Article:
- If a function is intended for use by everyone, use a "normal" account to check it out.
- Do not assume anything to be true about input data unless it is verified to be true.
Expect the unexpected! A buffer overrun happens when someone, either maliciously or
unintentionally, sends an application a larger chunk of data than it can handle.
- Check where possible that you are running in the expected environment if there may
be dependencies on operating system or software versions, rather than "failing silently".
- Initialize variables before you use them.
- If a character string in REXX is all numeric, then the NUMERIC DIGITS setting
(default is 9) comes into effect for compares. This means that only the first
nine digits will be checked if all characters are numeric. A simple workaround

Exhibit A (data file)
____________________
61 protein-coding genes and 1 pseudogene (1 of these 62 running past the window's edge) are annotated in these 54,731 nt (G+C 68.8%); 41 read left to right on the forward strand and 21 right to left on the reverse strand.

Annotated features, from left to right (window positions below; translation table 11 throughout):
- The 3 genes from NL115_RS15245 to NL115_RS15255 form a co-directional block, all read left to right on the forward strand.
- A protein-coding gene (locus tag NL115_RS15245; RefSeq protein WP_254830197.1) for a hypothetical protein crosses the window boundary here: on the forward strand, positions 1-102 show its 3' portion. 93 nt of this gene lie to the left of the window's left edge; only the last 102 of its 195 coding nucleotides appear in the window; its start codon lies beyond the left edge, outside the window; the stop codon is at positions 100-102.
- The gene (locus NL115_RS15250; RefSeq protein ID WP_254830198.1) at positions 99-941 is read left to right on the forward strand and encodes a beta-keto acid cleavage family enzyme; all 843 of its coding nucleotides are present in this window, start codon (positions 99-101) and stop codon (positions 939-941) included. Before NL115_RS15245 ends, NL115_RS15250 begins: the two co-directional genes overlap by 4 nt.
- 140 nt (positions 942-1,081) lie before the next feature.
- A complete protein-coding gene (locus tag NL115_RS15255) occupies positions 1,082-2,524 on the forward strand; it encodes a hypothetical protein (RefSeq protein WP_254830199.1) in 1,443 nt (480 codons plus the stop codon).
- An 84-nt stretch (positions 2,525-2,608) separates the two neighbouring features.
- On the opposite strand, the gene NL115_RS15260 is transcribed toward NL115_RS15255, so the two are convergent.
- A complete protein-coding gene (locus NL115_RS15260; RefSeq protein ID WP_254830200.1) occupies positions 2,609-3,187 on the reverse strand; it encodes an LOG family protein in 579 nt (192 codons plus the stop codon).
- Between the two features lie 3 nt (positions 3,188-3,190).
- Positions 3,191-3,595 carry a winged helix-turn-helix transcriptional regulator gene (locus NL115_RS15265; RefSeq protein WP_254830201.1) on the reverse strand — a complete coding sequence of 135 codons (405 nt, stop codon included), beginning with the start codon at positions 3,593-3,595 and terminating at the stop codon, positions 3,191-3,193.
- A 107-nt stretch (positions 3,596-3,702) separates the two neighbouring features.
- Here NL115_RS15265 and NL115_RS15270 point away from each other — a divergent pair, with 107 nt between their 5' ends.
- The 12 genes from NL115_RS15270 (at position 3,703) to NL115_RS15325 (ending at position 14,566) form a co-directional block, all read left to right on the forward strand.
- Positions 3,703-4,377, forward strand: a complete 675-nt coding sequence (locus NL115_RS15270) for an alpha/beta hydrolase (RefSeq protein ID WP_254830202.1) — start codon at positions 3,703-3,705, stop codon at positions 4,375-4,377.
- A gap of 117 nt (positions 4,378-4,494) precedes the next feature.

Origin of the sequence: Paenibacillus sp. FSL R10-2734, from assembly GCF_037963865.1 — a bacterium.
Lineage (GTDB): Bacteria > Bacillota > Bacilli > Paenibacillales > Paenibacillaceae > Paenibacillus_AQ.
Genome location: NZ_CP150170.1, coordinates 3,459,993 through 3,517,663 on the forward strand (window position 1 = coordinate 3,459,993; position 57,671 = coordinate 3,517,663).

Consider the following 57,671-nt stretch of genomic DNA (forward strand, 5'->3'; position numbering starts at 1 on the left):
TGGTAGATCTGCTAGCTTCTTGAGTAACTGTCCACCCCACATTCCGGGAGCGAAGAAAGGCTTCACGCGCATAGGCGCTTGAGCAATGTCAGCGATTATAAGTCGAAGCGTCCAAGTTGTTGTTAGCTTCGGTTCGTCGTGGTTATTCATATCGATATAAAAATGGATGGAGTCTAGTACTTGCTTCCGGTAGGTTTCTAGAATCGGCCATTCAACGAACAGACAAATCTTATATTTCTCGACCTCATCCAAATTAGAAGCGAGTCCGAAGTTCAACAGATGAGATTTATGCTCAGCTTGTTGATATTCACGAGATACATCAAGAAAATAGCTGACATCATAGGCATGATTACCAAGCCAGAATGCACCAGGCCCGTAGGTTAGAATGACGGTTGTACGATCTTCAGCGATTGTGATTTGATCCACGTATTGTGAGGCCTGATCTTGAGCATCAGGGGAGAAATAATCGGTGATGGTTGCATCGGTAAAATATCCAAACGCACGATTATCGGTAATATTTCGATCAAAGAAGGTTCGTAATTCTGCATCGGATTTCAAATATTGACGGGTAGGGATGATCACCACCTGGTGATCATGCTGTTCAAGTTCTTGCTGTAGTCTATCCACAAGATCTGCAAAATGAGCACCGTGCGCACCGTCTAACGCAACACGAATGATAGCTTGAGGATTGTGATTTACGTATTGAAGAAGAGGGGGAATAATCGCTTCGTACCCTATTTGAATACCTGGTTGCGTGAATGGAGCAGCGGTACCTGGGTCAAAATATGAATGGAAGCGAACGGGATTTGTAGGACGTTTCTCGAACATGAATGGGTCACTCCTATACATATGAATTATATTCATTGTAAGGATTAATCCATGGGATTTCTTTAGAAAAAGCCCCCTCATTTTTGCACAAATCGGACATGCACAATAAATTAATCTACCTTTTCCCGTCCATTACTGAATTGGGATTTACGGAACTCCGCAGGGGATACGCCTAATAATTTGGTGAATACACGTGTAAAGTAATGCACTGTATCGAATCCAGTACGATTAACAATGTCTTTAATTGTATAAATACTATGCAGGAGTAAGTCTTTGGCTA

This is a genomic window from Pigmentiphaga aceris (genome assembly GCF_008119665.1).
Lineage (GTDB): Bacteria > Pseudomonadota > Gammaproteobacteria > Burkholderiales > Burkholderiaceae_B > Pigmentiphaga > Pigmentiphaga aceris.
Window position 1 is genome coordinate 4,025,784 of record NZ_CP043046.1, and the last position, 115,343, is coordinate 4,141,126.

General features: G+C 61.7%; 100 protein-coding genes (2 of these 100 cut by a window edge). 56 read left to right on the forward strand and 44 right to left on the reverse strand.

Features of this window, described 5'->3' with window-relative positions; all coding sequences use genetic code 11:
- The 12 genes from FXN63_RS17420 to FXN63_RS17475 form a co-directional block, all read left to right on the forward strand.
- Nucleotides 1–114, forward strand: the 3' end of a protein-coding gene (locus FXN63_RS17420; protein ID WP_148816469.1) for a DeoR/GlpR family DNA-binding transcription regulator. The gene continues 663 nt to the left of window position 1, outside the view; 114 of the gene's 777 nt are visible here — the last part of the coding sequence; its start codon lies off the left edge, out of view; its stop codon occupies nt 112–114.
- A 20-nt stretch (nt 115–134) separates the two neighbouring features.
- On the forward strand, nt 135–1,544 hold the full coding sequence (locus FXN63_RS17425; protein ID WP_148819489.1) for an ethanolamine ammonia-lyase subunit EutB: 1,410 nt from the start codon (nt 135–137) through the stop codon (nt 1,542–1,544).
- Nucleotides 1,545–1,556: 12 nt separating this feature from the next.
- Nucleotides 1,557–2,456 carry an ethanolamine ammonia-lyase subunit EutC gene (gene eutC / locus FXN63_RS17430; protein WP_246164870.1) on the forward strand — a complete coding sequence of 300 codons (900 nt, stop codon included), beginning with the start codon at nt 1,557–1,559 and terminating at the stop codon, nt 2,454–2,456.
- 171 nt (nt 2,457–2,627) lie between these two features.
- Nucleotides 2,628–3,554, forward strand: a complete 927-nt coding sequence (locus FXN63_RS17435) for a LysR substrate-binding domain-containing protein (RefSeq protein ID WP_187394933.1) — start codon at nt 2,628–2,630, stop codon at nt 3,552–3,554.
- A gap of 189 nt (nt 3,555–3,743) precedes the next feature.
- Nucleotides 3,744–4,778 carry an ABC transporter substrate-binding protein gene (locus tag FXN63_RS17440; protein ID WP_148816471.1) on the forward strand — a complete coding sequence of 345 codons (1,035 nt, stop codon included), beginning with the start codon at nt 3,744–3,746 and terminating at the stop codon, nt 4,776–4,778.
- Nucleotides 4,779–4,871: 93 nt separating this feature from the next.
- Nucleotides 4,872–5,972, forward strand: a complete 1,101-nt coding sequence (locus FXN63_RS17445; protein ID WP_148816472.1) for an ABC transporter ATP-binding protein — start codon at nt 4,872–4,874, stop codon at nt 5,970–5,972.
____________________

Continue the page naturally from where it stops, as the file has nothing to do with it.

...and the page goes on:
is to add a alphabetic character to each string.
- PL/I compilers will use an implicit definition for an undeclared variable. This
can be helpful when it is desired and the implications are understood. The compiler
will generate an information message. Unintended use of implicitly-declared variables
can be a result of misspelled variable or function names.
- The C compiler can give very bad performance for record I/O when "noseek" has NOT
been specified on fopen. The impact can be increased when RECFM=U and output is to tape.
- The perror routine should be used after failed calls to C routines such as fopen to
provide additional information on what went wrong.
- FTP transfers from tape with spanned records or where RDWs were
requested for variable-length records may not work as expected unless
the appropriate READTAPEFORMAT option is specified.
- Turn off diagnostic or tuning aids such as
Language Environment storage utilization reports
for production runs to avoid unnecessary overhead.
For More Information
Visit "Stupid JCL Tricks" or
go back to Things that go Bump in the Night here.
You can find a general discussion of interface design bugs at the
AskTog Bug House.
Comments or suggestions can be
sent to the author.